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I have a copy of Windows in MSDNAA and it says Windows Vista x86. Is this Windows Vista 32 bit, or 64 bit?

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up vote 35 down vote accepted

In current terminology x86 normally indicates 32-bits, with x86-64 or x64 indicating 64-bits.

x86 really refers to an instruction set based on the Intel 8086 (from some time ago - 1973 by Wikipedia's reckoning). Nowadays this normally is taken to simply mean a 32-bit instruction set. Initally it was a set of instructions that operated with only 16-bit, so historically could be referred to as x86-16 or x86-32. But, obviously, x86-16 is no longer relevant as 16-bit processors died out a long time ago.

x86-64 (or just x64) is an extension to the x86 instruction set, providing support for 64-bit registers, memory space and the like. It is fully backwards compatible with the 32-bit x86 instruction set (allowing 32-bit software to be compatabile without modification in most cases) and is taken to simply mean a 64-bit instruction set.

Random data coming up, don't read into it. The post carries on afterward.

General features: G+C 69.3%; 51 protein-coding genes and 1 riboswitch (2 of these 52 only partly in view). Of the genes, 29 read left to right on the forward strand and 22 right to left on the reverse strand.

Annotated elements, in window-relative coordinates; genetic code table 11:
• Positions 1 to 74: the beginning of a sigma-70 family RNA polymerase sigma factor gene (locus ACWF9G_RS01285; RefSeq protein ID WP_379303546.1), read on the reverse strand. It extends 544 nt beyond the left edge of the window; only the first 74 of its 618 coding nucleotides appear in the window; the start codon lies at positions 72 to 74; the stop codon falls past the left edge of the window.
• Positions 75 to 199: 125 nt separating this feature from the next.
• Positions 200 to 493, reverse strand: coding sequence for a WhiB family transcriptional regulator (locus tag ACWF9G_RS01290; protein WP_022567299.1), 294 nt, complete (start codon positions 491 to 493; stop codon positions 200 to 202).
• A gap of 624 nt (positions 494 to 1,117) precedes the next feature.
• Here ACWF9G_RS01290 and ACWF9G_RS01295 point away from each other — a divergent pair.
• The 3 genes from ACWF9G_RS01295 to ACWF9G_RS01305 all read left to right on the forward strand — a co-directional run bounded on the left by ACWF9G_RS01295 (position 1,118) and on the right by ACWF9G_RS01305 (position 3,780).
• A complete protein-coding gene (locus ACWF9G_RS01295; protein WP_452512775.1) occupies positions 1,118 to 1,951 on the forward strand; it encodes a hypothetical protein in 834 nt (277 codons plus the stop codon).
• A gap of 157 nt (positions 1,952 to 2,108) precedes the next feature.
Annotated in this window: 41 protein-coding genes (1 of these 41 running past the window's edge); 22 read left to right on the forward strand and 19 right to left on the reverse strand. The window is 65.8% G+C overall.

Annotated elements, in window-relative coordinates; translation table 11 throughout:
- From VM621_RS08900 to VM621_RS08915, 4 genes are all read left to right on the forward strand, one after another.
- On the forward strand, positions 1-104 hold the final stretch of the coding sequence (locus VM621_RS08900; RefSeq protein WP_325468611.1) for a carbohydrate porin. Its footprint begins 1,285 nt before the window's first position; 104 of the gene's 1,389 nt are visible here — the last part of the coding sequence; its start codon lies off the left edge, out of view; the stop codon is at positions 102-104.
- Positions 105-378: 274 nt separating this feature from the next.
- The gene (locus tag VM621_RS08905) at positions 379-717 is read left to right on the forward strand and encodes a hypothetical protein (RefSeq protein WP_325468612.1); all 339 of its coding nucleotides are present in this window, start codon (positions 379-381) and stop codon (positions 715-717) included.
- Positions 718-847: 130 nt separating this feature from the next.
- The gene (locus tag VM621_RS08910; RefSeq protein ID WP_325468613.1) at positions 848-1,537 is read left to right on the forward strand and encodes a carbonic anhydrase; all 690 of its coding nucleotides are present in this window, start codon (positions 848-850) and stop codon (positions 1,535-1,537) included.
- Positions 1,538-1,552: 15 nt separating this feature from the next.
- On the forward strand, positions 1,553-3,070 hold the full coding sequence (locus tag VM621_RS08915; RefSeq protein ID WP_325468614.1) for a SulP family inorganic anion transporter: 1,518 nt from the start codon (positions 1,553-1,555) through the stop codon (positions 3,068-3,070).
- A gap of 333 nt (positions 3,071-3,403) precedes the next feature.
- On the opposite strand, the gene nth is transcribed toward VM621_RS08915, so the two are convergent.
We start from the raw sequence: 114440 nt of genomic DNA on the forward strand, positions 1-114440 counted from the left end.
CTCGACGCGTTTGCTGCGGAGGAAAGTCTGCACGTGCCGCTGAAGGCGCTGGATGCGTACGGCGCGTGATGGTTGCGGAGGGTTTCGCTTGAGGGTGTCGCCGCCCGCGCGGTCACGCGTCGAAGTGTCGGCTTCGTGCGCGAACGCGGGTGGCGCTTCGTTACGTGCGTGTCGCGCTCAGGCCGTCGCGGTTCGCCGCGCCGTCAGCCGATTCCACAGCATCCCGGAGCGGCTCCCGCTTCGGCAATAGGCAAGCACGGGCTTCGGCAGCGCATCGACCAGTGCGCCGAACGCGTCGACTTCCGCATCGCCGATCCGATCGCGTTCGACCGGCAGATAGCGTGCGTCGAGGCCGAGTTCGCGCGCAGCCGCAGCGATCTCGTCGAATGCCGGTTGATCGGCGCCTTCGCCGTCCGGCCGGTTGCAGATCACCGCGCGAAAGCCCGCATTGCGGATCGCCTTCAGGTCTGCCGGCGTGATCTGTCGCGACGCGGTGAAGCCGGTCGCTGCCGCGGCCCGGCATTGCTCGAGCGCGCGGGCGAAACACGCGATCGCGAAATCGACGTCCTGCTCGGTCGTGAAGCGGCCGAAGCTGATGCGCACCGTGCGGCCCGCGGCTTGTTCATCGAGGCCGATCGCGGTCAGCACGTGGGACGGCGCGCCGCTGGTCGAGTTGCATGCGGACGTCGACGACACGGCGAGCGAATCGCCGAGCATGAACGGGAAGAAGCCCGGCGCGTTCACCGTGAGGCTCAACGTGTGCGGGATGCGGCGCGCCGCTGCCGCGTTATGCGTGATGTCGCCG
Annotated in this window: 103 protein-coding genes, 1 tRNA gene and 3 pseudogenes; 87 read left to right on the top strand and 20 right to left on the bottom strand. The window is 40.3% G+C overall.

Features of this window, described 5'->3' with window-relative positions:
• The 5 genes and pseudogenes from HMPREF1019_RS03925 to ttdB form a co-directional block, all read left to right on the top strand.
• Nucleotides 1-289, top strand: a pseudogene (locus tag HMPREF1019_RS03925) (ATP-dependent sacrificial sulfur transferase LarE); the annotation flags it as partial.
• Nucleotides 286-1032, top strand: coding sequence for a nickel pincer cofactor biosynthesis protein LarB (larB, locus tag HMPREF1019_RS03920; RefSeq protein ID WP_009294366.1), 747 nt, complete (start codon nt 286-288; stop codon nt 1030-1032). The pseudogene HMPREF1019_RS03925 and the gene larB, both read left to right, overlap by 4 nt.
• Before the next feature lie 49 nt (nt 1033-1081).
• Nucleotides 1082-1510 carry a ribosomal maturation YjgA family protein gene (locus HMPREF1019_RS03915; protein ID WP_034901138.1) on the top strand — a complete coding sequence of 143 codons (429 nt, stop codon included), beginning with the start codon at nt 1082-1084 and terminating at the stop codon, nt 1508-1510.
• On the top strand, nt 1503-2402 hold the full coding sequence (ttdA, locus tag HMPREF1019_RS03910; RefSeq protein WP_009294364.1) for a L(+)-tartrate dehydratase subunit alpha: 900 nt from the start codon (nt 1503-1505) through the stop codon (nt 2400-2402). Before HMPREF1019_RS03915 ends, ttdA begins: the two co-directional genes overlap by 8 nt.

There are vendor-specific names for x86-64 as well - it can be referred to AMD64 or Intel 64 (previous IA-32e and EM64T).

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Thanks for your answer. :) – JFW Sep 9 '10 at 15:01

Windows Vista reports x86 for 32bit version and x86-64 for 64bit version.

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it's a 32 Bit version of Windows

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  • You have a 32 bit Version

  • x86 is for 32 bit only. It is sometimes also referred to as x86- 32 .

  • x86- 64 supports 64 bit. They often referred by the term x64

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The last part of your answer doesn't make sense. x86 refers to 32-bit, so you can be sure. – MDMarra Sep 9 '10 at 11:28
I am sorry there was some editing mistake in my answer, hence it seemed to be a wrong answer – subanki Sep 9 '10 at 12:48

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